Throughout the book, Jody shares the tremendous loss felt when a match falls through, and her determination to have a baby. For anyone considering adoption, she lays out the specifics. There are detailed accounts of filling out endless paperwork, completing a home study with a social worker, and creating a family profile book.  And then there is the wait. In the waiting period, Jody and her husband have to deal with The Question (Have you heard anything yet?), and consider practical issues like when to set up a baby nursery.

Jody’s book is not just an adoptive mother’s account, but she also includes the story of her husband, Jeff, who was adopted in 1963 at 10 weeks old. Jeff’s story of adoption, which was shrouded in secrecy, contrasts the Dyer’s very open and transparent adoption today. There are also parts of the book that heartbreaking. The real and raw pain of a birthmother placing her son in adoption was difficult to read, but necessary in understanding the full scope of adoption.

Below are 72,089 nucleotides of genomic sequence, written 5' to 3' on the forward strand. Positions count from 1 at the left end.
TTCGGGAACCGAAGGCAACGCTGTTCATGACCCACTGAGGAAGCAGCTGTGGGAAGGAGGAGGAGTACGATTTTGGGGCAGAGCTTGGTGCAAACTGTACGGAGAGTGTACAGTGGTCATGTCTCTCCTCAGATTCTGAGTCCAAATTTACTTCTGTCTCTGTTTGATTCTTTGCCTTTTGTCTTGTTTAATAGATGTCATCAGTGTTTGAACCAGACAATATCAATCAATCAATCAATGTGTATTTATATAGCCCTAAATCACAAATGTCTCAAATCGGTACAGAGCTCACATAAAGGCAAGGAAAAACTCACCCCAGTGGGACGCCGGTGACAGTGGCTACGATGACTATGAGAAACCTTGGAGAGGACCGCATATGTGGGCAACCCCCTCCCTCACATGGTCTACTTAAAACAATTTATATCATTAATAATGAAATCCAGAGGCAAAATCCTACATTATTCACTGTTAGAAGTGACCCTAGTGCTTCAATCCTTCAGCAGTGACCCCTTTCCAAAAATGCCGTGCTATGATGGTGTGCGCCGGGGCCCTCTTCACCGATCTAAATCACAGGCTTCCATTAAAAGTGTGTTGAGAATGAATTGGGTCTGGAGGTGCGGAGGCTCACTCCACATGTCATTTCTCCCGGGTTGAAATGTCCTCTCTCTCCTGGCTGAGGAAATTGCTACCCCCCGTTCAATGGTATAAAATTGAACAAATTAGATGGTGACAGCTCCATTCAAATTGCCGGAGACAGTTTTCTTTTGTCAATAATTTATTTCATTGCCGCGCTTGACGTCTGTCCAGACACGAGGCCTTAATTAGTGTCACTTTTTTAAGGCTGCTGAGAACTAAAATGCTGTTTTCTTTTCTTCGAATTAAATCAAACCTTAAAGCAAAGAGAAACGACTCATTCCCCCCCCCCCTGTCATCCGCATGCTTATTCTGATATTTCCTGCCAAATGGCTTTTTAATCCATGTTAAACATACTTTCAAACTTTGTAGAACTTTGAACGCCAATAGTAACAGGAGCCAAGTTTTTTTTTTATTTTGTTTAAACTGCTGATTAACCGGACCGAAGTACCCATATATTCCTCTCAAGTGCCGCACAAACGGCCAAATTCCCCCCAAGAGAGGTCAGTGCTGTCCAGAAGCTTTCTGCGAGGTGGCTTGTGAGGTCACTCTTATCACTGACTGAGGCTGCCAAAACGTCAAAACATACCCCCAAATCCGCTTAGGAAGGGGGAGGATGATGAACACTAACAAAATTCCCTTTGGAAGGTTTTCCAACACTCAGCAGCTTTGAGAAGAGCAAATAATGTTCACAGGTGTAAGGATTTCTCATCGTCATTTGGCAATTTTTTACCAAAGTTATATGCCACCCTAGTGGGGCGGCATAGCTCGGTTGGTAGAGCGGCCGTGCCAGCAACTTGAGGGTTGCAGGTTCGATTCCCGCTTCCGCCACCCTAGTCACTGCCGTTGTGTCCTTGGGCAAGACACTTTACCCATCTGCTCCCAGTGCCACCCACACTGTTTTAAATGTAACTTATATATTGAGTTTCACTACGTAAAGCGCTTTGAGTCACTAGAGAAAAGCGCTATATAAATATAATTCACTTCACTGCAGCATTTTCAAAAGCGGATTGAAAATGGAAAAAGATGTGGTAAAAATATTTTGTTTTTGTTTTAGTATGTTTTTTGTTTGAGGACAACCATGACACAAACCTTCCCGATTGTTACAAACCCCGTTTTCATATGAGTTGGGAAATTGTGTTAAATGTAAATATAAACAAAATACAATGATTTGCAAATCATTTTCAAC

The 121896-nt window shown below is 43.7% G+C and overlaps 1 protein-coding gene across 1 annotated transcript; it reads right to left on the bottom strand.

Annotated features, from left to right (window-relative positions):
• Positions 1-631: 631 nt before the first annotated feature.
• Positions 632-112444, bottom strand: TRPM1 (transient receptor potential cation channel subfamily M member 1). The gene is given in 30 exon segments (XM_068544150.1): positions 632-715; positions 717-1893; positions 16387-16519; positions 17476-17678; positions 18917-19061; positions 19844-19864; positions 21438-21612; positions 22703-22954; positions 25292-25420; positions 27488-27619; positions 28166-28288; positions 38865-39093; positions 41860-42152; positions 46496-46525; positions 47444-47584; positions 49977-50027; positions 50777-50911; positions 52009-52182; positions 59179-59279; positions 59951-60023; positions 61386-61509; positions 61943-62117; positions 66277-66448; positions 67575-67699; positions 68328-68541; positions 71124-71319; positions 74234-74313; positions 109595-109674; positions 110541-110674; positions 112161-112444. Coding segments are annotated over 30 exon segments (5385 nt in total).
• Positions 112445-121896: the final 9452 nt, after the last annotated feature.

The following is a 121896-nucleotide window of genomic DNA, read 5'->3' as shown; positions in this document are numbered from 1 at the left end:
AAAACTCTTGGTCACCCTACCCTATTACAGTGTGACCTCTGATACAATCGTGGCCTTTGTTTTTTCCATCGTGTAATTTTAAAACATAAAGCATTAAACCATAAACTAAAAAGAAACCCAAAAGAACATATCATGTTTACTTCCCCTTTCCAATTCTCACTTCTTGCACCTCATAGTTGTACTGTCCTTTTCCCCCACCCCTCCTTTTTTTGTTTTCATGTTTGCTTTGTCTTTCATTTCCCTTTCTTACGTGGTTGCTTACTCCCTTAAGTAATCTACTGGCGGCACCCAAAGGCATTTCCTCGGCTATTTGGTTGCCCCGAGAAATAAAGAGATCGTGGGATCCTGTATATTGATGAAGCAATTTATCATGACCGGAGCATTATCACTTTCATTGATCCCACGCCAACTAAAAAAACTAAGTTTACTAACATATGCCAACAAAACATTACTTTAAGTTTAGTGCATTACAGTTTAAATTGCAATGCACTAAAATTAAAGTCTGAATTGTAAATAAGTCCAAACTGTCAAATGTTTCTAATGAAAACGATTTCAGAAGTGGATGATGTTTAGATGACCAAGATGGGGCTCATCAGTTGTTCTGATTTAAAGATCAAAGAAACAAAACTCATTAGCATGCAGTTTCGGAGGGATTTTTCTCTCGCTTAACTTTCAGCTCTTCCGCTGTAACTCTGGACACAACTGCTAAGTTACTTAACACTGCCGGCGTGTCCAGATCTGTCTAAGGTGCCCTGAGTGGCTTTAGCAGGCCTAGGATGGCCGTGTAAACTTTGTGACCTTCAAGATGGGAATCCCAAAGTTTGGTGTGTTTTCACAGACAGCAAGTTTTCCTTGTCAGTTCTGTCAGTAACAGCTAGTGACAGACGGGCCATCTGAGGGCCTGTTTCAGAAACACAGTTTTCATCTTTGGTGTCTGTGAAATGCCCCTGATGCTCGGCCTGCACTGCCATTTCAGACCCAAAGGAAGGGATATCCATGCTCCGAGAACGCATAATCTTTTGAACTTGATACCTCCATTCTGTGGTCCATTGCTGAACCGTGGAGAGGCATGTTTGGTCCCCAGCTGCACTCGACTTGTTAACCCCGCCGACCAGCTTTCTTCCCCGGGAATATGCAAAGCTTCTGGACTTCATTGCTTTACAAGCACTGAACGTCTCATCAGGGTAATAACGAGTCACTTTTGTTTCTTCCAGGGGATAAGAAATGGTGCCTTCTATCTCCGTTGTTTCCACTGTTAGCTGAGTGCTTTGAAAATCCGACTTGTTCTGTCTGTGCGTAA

Adoption is a family affair, and Jody also shares how Houston felt about welcoming a new member into their family, and how both sets of grandparents offered their support. Finally, Jody provides an interview at the end of the book with her son’s birthmother that gives readers an intimate look at the relationship between the two women. From start to finish, the The Eye of Adoption was engaging and informative, and it is a valuable resource for anyone interested in learning more about open adoption.

Tell Me Your Story: Of Becoming a Mother

In January of 2014, Sarah started writing letters to her child’s first mother. In the letters, she shared stories about her own mother, anecdotes about her husband, and her prayers for the mother who would change both of their lives forever.